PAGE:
Visiting the Wild Coast, what to know going to Luphathana and Msikaba. A secluded part of the South African coastline characterized by steep cliffs carved into unique rock formations by crashing waves.
If you are not interested in reading the detail and only want the facts you can scroll down to the bottom
Getting there offers many challenges and a vehicle with good ground clearance is a must.
Roads in general are not good and once you leave the main road things deteriorate quickly. Go there in the rainy season and you will be confronted with traction issues negotiating mud and rugs sliding past oncoming traffic and taxis that are stuck on the best part of the road. Once you are past the busy urban/villages the beauty of the area is the first thing you will notice, open grasslands meets you and you quickly forget about the challenging road winding through the hills.
Once you have reached Luphathana things get interesting, a river crossing is between your vehicle and your destination. Not a deep or difficult crossing but considering the fact that all your luggage needs to be carried over which includes bedding, food, kids, drinks and whatever electronic gadgets you have. It does pose a challenge navigating your way over a rocky river. Luckily there are helpful locals that will assist for a small fee.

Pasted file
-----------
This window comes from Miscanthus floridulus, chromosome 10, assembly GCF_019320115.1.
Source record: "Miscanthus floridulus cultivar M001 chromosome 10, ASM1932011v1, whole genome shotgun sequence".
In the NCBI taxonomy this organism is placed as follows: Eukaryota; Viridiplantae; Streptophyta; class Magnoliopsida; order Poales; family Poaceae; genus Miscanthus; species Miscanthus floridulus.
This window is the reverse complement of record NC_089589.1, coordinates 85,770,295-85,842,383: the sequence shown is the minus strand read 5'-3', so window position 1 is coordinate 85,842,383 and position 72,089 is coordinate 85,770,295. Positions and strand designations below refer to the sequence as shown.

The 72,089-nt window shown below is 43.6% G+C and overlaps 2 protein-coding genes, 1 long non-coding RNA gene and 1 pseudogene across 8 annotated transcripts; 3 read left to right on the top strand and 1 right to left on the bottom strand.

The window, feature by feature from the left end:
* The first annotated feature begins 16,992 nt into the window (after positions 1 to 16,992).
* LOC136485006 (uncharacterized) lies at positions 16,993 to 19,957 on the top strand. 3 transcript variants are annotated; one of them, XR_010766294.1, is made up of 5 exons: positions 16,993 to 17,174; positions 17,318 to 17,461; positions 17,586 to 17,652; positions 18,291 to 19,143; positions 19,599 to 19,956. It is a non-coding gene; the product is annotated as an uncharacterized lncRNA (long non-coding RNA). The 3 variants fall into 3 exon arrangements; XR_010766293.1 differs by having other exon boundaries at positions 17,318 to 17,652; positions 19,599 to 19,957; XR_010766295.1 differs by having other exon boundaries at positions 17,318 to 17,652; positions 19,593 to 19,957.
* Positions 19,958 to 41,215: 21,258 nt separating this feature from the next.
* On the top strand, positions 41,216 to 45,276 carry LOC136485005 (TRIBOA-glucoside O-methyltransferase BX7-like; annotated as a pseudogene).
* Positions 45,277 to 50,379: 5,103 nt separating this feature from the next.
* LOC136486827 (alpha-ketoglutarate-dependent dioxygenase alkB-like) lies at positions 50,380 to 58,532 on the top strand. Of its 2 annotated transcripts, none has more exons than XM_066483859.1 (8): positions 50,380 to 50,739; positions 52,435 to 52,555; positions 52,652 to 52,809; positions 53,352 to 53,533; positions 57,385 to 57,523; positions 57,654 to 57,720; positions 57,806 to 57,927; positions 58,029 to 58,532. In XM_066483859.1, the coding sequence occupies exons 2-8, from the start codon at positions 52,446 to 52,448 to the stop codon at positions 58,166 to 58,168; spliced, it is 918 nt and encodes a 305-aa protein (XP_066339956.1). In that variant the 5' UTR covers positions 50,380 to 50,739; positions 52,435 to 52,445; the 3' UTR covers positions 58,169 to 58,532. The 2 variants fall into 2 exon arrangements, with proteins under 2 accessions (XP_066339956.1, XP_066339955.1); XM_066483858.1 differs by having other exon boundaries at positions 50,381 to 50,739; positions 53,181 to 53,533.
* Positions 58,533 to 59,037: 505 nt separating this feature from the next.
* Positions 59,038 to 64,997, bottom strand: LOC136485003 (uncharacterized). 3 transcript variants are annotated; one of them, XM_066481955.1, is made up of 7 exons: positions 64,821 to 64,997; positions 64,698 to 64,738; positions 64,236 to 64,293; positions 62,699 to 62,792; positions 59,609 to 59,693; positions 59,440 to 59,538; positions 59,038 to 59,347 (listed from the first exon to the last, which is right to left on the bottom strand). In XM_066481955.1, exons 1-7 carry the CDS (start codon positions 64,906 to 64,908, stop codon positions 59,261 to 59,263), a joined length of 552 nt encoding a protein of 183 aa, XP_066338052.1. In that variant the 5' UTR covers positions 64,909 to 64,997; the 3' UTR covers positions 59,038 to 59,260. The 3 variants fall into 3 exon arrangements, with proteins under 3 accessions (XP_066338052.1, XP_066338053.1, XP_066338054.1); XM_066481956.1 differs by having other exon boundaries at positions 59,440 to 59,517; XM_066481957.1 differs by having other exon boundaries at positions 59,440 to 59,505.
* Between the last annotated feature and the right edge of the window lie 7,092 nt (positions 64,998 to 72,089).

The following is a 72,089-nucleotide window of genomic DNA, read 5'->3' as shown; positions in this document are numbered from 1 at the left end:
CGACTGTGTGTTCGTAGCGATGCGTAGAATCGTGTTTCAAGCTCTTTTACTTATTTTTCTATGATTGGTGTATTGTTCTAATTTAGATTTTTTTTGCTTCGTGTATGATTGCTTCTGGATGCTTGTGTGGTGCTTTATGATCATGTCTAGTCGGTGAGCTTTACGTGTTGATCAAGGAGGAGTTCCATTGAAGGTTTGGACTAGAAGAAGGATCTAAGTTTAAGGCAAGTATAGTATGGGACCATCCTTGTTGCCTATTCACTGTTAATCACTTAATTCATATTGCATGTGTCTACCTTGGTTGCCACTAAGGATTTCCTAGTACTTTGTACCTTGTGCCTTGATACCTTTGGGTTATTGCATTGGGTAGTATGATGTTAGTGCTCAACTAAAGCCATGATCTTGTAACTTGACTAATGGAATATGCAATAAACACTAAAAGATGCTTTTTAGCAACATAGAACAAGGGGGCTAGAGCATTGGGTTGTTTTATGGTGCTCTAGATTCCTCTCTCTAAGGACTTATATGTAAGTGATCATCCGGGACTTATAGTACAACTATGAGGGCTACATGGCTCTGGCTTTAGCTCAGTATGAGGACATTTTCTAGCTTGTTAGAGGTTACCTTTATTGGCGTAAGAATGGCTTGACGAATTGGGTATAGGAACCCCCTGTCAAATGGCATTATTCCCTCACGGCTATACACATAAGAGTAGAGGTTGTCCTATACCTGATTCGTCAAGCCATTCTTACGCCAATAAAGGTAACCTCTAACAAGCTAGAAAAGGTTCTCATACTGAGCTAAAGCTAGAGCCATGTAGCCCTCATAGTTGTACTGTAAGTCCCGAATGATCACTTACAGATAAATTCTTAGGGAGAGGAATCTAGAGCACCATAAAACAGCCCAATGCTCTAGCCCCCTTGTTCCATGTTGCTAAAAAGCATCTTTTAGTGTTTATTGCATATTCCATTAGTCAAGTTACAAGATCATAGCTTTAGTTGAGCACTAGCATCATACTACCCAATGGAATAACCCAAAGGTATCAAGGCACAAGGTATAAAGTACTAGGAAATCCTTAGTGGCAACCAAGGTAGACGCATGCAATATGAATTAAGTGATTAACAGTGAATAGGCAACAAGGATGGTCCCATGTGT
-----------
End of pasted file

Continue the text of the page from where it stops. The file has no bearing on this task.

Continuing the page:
There are 12 permanent tents with on suite bathrooms and two single beds that all share a communal kitchen. This is all managed by a guy called Lucky. We were indeed very lucky to have Lucky there and were very well taken care of by him, by making sure we had firewood in the evenings and that our five day stay was something not to forget.
What to do at Luphathana
This is a hikers paradise. If you love nature, outdoor and truly beautiful scenes, this is a must.
Amazing waves. This is the first obvious place to go. You will see the waves slamming upwards on the rocky shore from far and if you are brave and foolish like me to dare stand right in front of it, you will better understand the term ‘take my breath away’. The overwhelming fear and anxiety of a five meter water cliff right in front of you is an experience even the brave struggle with. Please do not do this at home, this is dangerous and a simple misjudgement can have disastrous consequences.
Swimming pools. About 800 meter’s walk from the campsite next to one of the side rivers, you will come upon a nice swimming place in crystal clear water even during all the rains we have had. Water wasn’t too cold and perhaps even warmer than the ocean. You can swim underneath some rock falls and have a nice picnic. The drinking water is sourced a bit further upstream.
The great walk to Waterfall Bluff and Cathedral Rock . The only way to witness the Waterfall bluff is by foot about 3 to 4 kilometres walk from Luphathana which is the closest place to get to by vehicle. The walk is not difficult with a clear path starting from Luphathana. During the rainy season the walkway can become soaked and muddy and sometimes one has to walk next to the trail on the grass. It is all open grass with great views of the smashing waves in the beginning of the trail giving way to rising cliffs that finally reveals the Mambomkulu river that meats the ocean by means of a beautiful waterfall.